Description of the exam procedure

The home assignment can be written in English or Danish at the student’s own choice. It should be based on a self-choisen case approved by theteacher(s) and worked upon throughout the progressiion of the course, as further detailed below.


During the course, your will form study groups of 2-5 persons. Each group will identify a naming & framing challenge in business and/or society which will constitute the basis for the group’s casework in class. The case topic must be approved by the teacher(s) and formulated in the shape of a set of clearly formulated research questions submitted to the teacher(s) by email at a set date.


The outcome of the casework will first be presented in the shape of a 10-15 min group presentations (pitches) in class for discussion and feedback in the final part of the course. On that background, the group members will write and hand in their individual exam papers, drawing on the outcome of the collective work (which can be referred to and included in the papers of all group members) while also further elaborating on it individually. Before the final sessiion, each student will have the opportunity to hand in a short overview/synopsis of the planned individual paper (1-2 standard pages) for written and in-class feedback.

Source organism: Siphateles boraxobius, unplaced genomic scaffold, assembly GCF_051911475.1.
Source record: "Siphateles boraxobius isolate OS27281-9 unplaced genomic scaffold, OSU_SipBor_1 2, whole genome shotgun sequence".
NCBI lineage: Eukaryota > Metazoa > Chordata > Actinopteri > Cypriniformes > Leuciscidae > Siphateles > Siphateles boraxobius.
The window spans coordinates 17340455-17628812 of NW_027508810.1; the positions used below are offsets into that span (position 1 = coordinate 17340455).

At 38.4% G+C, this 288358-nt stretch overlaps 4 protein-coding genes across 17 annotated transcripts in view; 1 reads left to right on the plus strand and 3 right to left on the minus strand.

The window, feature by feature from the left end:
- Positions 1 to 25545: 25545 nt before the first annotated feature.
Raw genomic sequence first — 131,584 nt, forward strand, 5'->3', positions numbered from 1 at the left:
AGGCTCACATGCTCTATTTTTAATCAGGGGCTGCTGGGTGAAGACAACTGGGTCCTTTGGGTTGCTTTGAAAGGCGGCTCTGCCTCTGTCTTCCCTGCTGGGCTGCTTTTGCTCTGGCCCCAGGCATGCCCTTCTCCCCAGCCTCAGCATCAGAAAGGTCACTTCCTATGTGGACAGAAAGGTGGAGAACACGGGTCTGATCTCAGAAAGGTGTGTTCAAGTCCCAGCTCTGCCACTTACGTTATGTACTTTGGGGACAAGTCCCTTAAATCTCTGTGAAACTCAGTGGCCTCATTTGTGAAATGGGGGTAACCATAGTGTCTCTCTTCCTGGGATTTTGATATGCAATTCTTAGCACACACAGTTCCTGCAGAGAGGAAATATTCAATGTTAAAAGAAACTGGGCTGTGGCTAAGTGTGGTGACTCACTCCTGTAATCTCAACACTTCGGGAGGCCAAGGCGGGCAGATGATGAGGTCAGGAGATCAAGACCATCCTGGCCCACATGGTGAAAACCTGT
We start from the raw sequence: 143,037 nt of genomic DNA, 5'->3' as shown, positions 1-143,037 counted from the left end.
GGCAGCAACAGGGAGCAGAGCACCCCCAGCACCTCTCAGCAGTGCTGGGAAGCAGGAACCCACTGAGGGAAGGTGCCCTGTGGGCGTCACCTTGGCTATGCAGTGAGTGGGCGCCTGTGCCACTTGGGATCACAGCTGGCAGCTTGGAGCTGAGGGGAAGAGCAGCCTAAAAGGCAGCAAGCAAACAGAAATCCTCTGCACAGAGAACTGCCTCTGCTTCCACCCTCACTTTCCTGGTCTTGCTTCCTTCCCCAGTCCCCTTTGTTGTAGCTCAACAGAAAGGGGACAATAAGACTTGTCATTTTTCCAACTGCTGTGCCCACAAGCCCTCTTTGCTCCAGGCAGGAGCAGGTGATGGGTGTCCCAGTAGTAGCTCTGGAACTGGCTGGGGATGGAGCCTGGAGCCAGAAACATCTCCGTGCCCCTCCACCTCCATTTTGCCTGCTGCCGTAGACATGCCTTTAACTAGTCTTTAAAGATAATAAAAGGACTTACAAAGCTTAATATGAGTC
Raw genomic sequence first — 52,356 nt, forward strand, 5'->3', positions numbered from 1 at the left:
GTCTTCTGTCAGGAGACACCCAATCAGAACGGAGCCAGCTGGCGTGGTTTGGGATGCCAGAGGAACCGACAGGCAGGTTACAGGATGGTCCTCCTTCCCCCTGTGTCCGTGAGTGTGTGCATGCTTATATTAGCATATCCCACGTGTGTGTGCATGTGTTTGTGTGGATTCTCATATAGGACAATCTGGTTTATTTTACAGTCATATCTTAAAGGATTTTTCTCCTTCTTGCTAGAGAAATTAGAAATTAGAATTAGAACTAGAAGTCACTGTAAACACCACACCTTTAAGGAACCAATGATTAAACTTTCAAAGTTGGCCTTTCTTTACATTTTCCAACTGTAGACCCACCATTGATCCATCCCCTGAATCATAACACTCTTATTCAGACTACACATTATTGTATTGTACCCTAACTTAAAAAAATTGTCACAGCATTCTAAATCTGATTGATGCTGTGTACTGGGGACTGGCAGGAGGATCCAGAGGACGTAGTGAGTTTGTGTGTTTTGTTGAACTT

The final exam paper must account for the theoretical frameworks and the empirical methods on the basis of which the case is addressed and, on that background, propose and motivate an operational course of action for dealing with the naming & framing challenge identified. This includes discussing the implications and limitations of the choices made. The written product must be handed in on a set date following the last lecture.


If, for compelling reasons, a student has been unable to participate in the group work, the student can select and present a case individually and use that case as a basis for the final paper.

Course content, structure and pedagogical approach

Picking or creating the right words for something is crucial to how people will understand that 'something' and whether they will love it or hate it, believe it or reject it, fear it or desire it… or buy it. Dealing systematically with these matters is a vital part of the job in a variety of fields that span from marketing, branding, and advertising, through PR and political communication, to national and cultural identity building, public health promotion, and climate-change action.